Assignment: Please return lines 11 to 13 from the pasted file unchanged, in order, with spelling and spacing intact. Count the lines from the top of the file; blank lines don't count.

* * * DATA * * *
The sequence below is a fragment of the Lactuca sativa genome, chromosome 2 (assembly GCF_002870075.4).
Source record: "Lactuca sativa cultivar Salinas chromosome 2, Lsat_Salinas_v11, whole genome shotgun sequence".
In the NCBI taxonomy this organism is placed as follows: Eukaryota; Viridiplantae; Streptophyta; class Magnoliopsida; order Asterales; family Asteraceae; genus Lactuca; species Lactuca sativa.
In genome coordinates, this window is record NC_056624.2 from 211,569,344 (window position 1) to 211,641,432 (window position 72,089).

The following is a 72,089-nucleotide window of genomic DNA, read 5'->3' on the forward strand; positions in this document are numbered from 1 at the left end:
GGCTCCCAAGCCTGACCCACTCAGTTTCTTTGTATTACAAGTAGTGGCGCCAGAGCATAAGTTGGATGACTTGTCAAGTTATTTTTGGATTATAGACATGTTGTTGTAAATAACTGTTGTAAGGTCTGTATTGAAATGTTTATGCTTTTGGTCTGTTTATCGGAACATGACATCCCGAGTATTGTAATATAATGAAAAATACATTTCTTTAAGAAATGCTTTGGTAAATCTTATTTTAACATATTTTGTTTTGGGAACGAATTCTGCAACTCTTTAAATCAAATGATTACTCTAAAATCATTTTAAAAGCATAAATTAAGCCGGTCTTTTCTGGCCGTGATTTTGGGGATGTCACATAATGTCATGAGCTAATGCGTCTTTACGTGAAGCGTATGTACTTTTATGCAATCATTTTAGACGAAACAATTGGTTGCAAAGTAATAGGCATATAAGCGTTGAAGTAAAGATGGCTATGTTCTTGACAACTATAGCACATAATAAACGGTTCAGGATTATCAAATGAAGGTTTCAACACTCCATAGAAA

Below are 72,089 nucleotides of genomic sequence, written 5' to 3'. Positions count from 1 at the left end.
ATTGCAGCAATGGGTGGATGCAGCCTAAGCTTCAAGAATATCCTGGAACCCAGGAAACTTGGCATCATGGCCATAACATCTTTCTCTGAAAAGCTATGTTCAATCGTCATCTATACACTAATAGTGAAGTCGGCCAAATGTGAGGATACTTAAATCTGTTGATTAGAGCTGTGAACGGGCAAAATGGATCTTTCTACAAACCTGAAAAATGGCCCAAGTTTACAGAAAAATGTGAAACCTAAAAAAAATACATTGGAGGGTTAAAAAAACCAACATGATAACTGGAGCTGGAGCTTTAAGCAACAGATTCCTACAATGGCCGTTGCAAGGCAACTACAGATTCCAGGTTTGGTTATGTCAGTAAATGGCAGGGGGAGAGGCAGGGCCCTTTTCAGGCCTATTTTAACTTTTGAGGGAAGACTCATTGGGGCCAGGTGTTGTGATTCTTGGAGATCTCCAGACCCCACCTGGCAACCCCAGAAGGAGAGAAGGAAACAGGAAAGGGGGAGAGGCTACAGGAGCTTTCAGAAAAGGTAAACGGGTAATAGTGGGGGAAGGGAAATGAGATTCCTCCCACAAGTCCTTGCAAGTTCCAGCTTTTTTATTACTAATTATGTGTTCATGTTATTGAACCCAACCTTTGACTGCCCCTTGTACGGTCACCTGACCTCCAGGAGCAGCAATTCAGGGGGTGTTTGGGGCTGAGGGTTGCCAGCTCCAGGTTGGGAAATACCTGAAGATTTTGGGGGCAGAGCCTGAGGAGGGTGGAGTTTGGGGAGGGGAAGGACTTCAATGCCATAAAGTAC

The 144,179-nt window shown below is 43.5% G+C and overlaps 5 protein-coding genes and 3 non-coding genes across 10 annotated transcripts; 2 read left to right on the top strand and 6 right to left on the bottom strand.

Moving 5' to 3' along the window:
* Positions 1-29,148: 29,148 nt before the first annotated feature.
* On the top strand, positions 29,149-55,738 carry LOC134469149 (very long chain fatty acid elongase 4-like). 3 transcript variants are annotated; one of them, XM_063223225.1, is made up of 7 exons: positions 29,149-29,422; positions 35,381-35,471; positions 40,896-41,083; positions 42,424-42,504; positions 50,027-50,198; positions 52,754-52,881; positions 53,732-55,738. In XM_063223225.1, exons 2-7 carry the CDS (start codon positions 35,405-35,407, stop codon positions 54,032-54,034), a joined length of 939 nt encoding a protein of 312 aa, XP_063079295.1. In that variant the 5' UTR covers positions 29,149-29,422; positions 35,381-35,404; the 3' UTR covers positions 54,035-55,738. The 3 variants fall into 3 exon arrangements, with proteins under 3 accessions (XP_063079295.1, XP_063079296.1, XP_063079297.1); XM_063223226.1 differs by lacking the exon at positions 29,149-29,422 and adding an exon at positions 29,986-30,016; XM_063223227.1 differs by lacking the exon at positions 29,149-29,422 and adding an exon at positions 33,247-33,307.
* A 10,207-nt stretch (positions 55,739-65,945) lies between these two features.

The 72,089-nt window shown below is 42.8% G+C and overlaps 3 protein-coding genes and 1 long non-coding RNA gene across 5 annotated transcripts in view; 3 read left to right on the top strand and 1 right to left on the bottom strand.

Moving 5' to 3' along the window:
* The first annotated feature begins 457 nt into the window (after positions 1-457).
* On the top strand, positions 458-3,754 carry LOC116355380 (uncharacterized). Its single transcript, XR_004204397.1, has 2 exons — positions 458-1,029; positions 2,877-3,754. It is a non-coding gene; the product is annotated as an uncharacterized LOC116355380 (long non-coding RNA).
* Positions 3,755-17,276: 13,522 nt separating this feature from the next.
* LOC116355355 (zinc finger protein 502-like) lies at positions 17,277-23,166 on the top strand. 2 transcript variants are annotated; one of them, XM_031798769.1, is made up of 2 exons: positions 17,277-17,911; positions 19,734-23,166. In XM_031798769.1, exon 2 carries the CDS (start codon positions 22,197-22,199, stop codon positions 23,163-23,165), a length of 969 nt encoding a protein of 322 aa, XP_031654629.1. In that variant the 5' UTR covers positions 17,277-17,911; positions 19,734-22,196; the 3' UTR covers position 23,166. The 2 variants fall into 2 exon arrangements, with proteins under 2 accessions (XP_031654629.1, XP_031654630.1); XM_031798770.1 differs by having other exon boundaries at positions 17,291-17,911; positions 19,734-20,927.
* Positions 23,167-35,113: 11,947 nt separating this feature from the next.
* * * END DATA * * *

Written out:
* Positions 1-29,148: 29,148 nt before the first annotated feature.
* On the top strand, positions 29,149-55,738 carry LOC134469149 (very long chain fatty acid elongase 4-like). 3 transcript variants are annotated; one of them, XM_063223225.1, is made up of 7 exons: positions 29,149-29,422; positions 35,381-35,471; positions 40,896-41,083; positions 42,424-42,504; positions 50,027-50,198; positions 52,754-52,881; positions 53,732-55,738. In XM_063223225.1, exons 2-7 carry the CDS (start codon positions 35,405-35,407, stop codon positions 54,032-54,034), a joined length of 939 nt encoding a protein of 312 aa, XP_063079295.1. In that variant the 5' UTR covers positions 29,149-29,422; positions 35,381-35,404; the 3' UTR covers positions 54,035-55,738. The 3 variants fall into 3 exon arrangements, with proteins under 3 accessions (XP_063079295.1, XP_063079296.1, XP_063079297.1); XM_063223226.1 differs by lacking the exon at positions 29,149-29,422 and adding an exon at positions 29,986-30,016; XM_063223227.1 differs by lacking the exon at positions 29,149-29,422 and adding an exon at positions 33,247-33,307.
* A 10,207-nt stretch (positions 55,739-65,945) lies between these two features.